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Extraction of Structured Programs from Specification Proofs
 Workshop on Algebraic Development Techniques, volume 1827 of Lecture Notes in Computer Science
"... We present a method using an extended logical system for obtaining "correct" programs from specifications written in a sublanguage of CASL. By "correct" we mean programs that satisfy their specifications. The technique we use is to extract programs from proofs in formal logic by techniques due to Cu ..."
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Cited by 3 (3 self)
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We present a method using an extended logical system for obtaining "correct" programs from specifications written in a sublanguage of CASL. By "correct" we mean programs that satisfy their specifications. The technique we use is to extract programs from proofs in formal logic by techniques due to Curry and Howard. The logical calculus, however, has the novel feature that as well as the conventional logical rules it includes structural rules corresponding to the standard ways of modifying specifications: translating (renaming), taking unions of specifications and hiding signatures. Although programs extracted by the CurryHoward process can be very cumbersome, we use a number of simplifications that ensure that the programs extracted are in a language close to a standard highlevel programming language. We use this to produce an executable refinement of a given specification and we then provide a method for producing a program module which respects the original structure of the specific...
A layered approach to extracting programs from proofs with an application in Graph Theory
 in Graph Theory. Paper presented at the Seventh Aisan Logic Conference, HsiTou
, 1999
"... In this paper we describe our system for automatically extracting "correct" programs from proofs using a development of the CurryHoward process. Although program extraction has been developed by many authors (see [5, ?,?]), our system has a number of novel features designed to make it very easy to ..."
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Cited by 2 (2 self)
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In this paper we describe our system for automatically extracting "correct" programs from proofs using a development of the CurryHoward process. Although program extraction has been developed by many authors (see [5, ?,?]), our system has a number of novel features designed to make it very easy to use and as close as possible to ordinary mathematical terminology and practice. These features include 1. the use of Henkin's technique [6] to reduce higherorder logic to manysorted (firstorder) logic 2. the free use of new rules for induction subject to certain conditions 3. the extensive use of previously programmed (primitive) recursive functions. 4. the use of templates to make the reasoning much closer to normal mathematical proofs. 5. an extension of the technique of the use of Harrop formulae to classically true formulae (cf. the footnote on p. 101 in Kreisel [9]); As an example of our system we give a constructive proof of the wellknown theorem that every graph of even par...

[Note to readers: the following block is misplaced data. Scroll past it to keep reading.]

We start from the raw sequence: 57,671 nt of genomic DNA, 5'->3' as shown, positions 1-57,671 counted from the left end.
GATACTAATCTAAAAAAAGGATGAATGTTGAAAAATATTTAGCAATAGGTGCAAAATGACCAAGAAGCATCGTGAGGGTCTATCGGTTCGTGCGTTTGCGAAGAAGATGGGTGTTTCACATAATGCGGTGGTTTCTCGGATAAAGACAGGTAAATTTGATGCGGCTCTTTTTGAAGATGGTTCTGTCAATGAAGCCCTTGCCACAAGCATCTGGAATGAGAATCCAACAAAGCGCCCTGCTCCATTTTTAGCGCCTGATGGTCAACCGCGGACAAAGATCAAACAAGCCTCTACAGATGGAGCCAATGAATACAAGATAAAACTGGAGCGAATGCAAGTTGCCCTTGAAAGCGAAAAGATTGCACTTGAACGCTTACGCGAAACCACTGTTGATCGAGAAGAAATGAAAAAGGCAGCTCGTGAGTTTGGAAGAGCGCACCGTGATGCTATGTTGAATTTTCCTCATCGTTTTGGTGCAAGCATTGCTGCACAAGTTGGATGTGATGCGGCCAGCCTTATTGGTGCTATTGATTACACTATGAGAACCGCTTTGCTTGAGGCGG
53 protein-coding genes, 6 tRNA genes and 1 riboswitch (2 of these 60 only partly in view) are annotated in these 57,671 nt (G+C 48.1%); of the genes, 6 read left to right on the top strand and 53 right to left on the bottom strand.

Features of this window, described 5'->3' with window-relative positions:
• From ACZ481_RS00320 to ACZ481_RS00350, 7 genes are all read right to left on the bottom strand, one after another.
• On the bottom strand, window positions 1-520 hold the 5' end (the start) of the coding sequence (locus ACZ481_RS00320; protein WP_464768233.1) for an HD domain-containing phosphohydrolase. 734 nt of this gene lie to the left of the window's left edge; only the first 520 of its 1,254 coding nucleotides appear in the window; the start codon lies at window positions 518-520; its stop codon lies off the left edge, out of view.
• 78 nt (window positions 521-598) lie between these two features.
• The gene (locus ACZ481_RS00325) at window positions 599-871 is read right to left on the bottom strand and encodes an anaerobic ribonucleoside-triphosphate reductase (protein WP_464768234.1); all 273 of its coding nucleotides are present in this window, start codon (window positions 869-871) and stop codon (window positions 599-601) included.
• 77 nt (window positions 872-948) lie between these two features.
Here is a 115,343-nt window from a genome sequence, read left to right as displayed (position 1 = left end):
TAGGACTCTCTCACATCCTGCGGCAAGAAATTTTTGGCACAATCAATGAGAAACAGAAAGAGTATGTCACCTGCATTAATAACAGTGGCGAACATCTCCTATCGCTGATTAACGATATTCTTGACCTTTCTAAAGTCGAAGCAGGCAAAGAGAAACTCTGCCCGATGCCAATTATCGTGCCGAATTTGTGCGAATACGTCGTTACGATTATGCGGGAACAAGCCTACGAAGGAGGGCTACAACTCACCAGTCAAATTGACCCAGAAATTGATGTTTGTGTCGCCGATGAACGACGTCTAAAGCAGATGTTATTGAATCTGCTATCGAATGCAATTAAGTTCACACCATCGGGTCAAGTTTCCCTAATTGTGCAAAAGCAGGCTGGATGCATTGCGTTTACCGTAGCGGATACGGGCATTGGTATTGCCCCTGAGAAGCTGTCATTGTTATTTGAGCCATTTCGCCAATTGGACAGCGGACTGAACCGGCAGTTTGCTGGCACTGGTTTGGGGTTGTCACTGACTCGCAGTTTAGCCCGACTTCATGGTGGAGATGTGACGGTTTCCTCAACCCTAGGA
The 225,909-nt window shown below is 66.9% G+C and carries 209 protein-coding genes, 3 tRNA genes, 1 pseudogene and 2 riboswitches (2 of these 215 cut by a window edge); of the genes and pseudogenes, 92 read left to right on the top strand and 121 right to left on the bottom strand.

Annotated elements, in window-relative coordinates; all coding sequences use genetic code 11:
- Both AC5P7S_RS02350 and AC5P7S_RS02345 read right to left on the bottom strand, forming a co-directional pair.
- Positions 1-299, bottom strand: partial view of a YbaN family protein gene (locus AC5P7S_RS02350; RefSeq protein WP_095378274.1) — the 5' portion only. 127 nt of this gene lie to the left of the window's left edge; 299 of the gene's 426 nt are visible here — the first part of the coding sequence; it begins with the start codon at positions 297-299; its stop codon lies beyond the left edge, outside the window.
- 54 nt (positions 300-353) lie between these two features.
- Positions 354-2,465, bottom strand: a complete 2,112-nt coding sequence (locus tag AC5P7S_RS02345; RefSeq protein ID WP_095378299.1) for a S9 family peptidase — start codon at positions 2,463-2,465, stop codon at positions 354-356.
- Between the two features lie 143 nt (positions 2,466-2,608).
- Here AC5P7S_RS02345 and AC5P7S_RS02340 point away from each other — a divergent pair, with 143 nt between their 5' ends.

Fred: An implementation of a layered approach to extracting programs from proofs. Part I: an application in Graph Theory
, 2000
"... In this paper we describe our system Fred for automatically extracting "correct" programs from proofs using a development of the CurryHoward process. Although program extraction has been developed by many authors (see [5, 2, 8]), our system has a number of novel features designed to make it very ..."
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Cited by 1 (1 self)
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In this paper we describe our system Fred for automatically extracting "correct" programs from proofs using a development of the CurryHoward process. Although program extraction has been developed by many authors (see [5, 2, 8]), our system has a number of novel features designed to make it very easy to use and as close as possible to ordinary mathematical terminology and practice. These features include 1. the use of Henkin's technique [6] to reduce higherorder logic to manysorted (firstorder) logic 2. the free use of new rules for induction subject to certain conditions 3. the extensive use of previously programmed (primitive) recursive functions 4. the use of templates to make the reasoning much closer to normal mathematical proofs. 5. an extension of the technique of the use of Harrop formulae to classically true formulae (cf. the footnote on p. 101 in Kreisel [10]). As an example of our system we give a constructive proof of the wellknown theorem that every graph ...